Disarmament and Social Security Committee (DISEC)

Disarmament and Social Security Committee (DISEC)

1. Evaluating the relevance of sanctions in maintaining international peace and security

Economic sanctions are commercial or financial penalties imposed by one country or group of countries on another. They are a non-military solution that restricts, and in some cases prevents, international trade with a state or a non-governmental organisation, in order to make the country act in a certain way. They can take different forms, including arms trade embargoes, complete trade bans, disrupting communication channels, restricting transactions, tariffs, etc. and their aim is to punish countries that have violated international law.

Both non-military and military sanctions have been widely used by the United Nations as a coercive tool to change the behaviour of a state or non-state actor. However, nowadays we are witnessing a serious debate about the effectiveness of these sanctions, which have been accused of worsening the country’s situation. They affect the country’s economy and revoke arms trade agreements, while significantly influencing imports and exports between countries.

Imposing sanctions has proven to be a useful measure in several conflicts, but it has sometimes failed to produce the desired result. In addition, economic sanctions have come under criticism for damaging the economy, thus harming citizens and post-conflict recovery. What role can these sanctions play in the 21st century in terms of peace and security? It is time to question their effectiveness – do they really help us to maintain peace and guarantee international security? How can they be used effectively without causing civilian suffering and obstructing progress on the Sustainable Development Goals? Are these two notions not controversial? Last but not least, we must reconsider their importance in maintaining peace and international security.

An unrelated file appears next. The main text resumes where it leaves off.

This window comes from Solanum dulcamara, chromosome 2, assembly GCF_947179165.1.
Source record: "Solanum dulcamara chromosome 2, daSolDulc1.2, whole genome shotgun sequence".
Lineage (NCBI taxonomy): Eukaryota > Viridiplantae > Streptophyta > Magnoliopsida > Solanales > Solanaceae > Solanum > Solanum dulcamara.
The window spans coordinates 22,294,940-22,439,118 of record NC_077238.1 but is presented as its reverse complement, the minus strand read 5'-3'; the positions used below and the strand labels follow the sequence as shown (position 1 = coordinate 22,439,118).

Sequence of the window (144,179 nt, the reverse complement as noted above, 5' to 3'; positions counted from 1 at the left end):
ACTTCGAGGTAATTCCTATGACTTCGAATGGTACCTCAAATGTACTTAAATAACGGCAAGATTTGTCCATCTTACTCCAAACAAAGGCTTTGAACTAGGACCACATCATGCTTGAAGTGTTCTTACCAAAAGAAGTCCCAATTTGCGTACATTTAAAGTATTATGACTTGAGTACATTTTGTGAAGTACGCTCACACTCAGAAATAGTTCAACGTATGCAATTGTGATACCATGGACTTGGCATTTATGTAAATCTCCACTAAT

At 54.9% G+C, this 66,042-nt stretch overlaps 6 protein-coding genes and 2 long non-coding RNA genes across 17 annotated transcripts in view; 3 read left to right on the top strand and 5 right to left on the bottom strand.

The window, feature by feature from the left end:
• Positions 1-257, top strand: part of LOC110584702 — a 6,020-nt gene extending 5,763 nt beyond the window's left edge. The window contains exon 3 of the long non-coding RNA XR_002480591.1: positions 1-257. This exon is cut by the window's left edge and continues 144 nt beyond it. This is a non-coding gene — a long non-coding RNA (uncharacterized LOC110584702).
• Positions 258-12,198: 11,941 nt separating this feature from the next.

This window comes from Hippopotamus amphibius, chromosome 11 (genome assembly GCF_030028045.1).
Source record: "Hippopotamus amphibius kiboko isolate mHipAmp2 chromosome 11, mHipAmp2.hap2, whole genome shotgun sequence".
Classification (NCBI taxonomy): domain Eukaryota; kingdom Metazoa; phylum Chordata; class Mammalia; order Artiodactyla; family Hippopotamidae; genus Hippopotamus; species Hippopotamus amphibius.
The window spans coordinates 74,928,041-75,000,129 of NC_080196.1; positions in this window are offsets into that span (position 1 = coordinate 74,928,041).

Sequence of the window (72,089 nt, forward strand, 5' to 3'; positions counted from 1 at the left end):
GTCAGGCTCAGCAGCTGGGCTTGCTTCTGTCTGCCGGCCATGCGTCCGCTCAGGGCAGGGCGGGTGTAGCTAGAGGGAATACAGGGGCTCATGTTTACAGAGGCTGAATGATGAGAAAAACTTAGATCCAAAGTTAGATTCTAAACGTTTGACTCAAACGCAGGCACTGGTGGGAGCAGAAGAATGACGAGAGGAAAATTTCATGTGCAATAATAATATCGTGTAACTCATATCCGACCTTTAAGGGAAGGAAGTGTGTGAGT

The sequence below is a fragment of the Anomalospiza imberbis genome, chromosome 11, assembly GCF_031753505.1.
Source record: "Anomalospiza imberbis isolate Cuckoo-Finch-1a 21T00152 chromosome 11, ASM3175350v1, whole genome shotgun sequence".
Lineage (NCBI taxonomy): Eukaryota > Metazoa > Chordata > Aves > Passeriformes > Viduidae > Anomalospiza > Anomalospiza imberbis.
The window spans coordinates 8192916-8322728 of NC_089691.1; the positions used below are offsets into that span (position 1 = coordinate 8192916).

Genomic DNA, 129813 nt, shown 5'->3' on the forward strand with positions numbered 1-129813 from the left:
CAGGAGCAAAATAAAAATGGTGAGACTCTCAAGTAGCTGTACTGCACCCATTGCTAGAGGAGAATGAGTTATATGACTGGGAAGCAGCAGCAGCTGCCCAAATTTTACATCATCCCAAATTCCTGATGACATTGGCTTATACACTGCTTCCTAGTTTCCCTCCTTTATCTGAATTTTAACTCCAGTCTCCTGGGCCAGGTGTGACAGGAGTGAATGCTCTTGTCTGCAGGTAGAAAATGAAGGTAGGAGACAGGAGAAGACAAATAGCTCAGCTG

2. The threat of biological and toxin weapons in the twenty-first century

The use of chemical and toxin weapons by extremist groups is far from new. The objective of these groups is no longer the destruction of territories, but rather their destabilization by various means – biological and toxin weapons included. It should be noted that these groups are not alone in their use of such weapons; this use does, however, constitute a real danger for the international community.

Since the end of the twentieth century, civilians have been the group most affected by wars and conflicts, which raises questions about the State and its role, since it has failed in its mission of ensuring the safety of its citizens. Consequently, we must ask if biological and toxin weapons help to ensure the safety of the State or if they compromise it.

It is the responsibility of the international community to develop prevention policies in order to protect civilians from these harmful and toxic weapons. This debate cannot be considered solely in terms of security; it also has significant political and economic implications.

Study Guide DISEC: disec-study-guide-en-final